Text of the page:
November 13 1918, Belgrade–Hungary was left in an especially awkward position by the end of the war. Karólyi’s new government declared independence from Austria-Hungary at the end of October, and hoped they would be treated as a new state looking for self-determination on the same basis that the Czechoslovaks and the Serbs, Croats, and Slovenes were. On the other hand, Hungary had been an equal partner in Austria-Hungary. At a meeting on November 7 between Károlyi and Franchet D’Espérey in Belgrade, the Allies made their position quite clear: Hungary was a defeated belligerent, not a neutral–and Károlyi’s claims of representing all of Hungary were undercut by Hungary’s long history of oppression of its Romanian, Serbian, Croatian, and Slovak minorities.
After the armistice at Compiègne, the Allies continued to advance north of the Danube, though it is unlikely they met much resistance; the Hungarians, in their own view, had already exited the war. At 11:15PM on November 13, the Hungarians agreed to armistice terms similar to those Austria-Hungary had agreed to ten days earlier. The Hungarians would evacuate all territory corresponding to modern-day Croatia and Serbia, as well as much of Translyvania (up to the river Mureș). The Allies (including the Serbians and Romanians) would have the right to occupy whatever strategic points were deemed necessary and have free use of the railways. All German troops were to leave Hungary by November 18 (an unrealistic deadline, especially for Mackenen’s troops that were still in Romania). At the insistence of the Hungarians, the armistice did not specify a time it would take effect on the front, merely declaring that “Hostilities between the Allies and Hungary have ceased.”
Territories claimed by the Republic of German-Austria. In addition to modern-day Austria (excepting Burgenland, at that time still in Hungary), it included South Tyrol (already occupied by the Italians) and the Sudetenland.
November 12 1918, Vienna–In the last two weeks of the war, Austria-Hungary had very quickly broken apart. The Hungarian part of the empire split off entirely (and was itself under threat from the advancing Allies). The new State of Slovenes, Croats, and Serbs had taken over much of what now forms Slovenia, Croatia, Bosnia, and parts of northern Serbia. Czechoslovakia declared independence and Kraków and the surrounding area had pledged allegiance to a new Polish state under Piłsudski. The Ukrainians had established themselves in Lviv (though not without resistance from the Poles), while the Romanians had entered Bukovina and were preparing to move into Transylvania and the Italians had occupied Trento, South Tyrol, and the Austrian Littoral (including Trieste and large parts of present-day Slovenia). Even the German-populated portion of the empire was breaking away; on October 21, well before the other declarations of independence, the German Austrians had formed their own national committee.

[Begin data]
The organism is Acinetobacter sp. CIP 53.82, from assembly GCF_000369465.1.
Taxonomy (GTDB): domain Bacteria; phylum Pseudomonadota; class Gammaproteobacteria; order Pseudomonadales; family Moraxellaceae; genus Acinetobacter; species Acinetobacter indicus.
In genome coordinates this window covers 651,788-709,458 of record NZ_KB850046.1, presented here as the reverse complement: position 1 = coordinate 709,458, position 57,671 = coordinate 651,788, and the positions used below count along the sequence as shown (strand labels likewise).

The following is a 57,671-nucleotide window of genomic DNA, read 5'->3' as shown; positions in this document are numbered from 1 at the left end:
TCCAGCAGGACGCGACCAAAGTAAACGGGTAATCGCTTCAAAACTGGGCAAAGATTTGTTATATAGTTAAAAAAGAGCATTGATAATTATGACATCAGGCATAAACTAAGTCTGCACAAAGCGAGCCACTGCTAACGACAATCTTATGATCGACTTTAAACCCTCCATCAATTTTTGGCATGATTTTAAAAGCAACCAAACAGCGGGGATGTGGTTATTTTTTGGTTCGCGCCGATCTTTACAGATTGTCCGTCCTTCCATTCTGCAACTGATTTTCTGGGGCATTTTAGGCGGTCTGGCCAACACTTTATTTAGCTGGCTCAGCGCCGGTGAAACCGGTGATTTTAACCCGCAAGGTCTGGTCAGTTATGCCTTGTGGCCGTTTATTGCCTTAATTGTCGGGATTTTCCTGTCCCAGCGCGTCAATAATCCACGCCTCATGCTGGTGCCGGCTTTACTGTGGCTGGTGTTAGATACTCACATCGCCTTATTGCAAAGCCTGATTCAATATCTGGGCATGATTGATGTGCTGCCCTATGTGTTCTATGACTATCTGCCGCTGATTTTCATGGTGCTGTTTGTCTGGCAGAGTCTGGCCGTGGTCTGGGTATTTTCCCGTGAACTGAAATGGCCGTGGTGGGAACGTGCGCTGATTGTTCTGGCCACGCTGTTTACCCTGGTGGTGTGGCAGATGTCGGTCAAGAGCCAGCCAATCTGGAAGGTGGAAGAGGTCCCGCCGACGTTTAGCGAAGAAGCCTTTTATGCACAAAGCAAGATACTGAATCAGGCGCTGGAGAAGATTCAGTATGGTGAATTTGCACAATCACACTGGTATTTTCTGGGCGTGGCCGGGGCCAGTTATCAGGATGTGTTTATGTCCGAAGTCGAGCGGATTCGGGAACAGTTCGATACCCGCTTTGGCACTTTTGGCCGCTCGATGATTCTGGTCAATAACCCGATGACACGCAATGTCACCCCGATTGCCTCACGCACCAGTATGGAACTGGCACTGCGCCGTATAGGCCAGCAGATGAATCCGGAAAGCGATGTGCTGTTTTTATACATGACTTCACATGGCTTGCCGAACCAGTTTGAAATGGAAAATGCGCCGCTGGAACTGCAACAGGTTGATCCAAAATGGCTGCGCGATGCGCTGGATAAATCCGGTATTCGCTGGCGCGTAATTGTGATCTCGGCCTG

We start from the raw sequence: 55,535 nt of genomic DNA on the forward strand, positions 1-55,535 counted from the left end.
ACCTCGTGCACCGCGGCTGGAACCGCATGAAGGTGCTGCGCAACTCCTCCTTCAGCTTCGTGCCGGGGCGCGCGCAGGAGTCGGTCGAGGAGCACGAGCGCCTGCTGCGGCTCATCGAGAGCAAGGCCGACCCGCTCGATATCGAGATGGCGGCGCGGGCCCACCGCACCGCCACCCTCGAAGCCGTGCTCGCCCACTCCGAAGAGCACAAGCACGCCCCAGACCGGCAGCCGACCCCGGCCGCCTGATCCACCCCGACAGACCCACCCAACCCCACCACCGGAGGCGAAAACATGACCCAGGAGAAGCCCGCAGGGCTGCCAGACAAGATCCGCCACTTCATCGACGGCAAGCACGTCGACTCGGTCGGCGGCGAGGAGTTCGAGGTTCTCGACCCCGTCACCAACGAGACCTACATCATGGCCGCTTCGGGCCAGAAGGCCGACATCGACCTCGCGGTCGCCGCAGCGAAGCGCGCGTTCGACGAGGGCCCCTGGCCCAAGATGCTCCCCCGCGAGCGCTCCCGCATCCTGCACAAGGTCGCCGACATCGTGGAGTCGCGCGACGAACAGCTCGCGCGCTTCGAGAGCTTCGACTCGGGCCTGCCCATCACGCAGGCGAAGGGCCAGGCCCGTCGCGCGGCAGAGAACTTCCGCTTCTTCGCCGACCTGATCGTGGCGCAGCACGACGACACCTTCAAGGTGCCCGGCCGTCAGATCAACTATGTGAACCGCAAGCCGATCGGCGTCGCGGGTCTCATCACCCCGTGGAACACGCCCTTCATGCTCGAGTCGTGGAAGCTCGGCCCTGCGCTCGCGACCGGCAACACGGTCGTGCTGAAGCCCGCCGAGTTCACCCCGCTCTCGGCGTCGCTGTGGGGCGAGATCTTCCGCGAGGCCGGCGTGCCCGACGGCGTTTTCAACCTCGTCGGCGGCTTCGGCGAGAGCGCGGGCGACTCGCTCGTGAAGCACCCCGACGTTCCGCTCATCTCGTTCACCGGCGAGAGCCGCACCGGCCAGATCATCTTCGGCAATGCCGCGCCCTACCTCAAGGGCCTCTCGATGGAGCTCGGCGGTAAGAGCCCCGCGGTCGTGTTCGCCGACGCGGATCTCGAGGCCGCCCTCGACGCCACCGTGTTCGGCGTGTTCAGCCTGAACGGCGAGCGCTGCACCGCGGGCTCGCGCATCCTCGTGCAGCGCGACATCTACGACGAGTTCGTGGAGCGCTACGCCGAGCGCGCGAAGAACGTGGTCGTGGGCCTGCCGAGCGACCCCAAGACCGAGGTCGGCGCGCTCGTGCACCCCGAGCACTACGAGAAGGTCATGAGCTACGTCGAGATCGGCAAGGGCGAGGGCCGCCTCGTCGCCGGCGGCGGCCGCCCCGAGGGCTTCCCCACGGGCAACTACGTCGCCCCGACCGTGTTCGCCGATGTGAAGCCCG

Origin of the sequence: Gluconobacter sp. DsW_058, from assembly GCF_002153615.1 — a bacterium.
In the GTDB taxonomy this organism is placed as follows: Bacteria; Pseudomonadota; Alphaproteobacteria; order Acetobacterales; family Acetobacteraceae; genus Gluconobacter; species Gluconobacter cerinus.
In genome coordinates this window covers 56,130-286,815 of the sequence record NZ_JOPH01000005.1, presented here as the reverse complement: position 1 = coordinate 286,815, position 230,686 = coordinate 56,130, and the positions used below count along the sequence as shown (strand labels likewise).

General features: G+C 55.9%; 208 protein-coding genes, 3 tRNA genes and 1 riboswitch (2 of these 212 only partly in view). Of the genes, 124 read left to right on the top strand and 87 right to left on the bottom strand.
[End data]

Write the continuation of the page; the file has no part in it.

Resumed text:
When it became clear that none of his subjects wanted him anymore, Emperor Charles decided not to fight for his throne, ignoring pleas from Boroević to let him bring his army to Vienna to restore order. On November 11, Charles, in a carefully-worded proclamation, announced that “I renounce all part in state affairs”–not technically an abdication, but it was taken as such. On November 12, the German Austrian national committee declared the existence of the Republic of German-Austria, under the leadership of the Social Democrats. German nationalism had been growing in Austria during the war, and it was commonly assumed that the new Republic would quickly join with Germany (as the new State of Slovenes, Croats, and Serbs would join with Serbia). The provisional constitution, issued on the same day, stated that “German-Austria is an integral part of the German republic.” The next day, they began negotiations with Germany regarding a union, and they soon appealed for Wilson’s support on the basis of national self-determination. The Allies were less than enthusiastic about enlarging defeated Germany, however, and made sure the union did not take place.
Armistice celebrations in Philadelphia, a city which only weeks before had been effectively shut down due to the flu.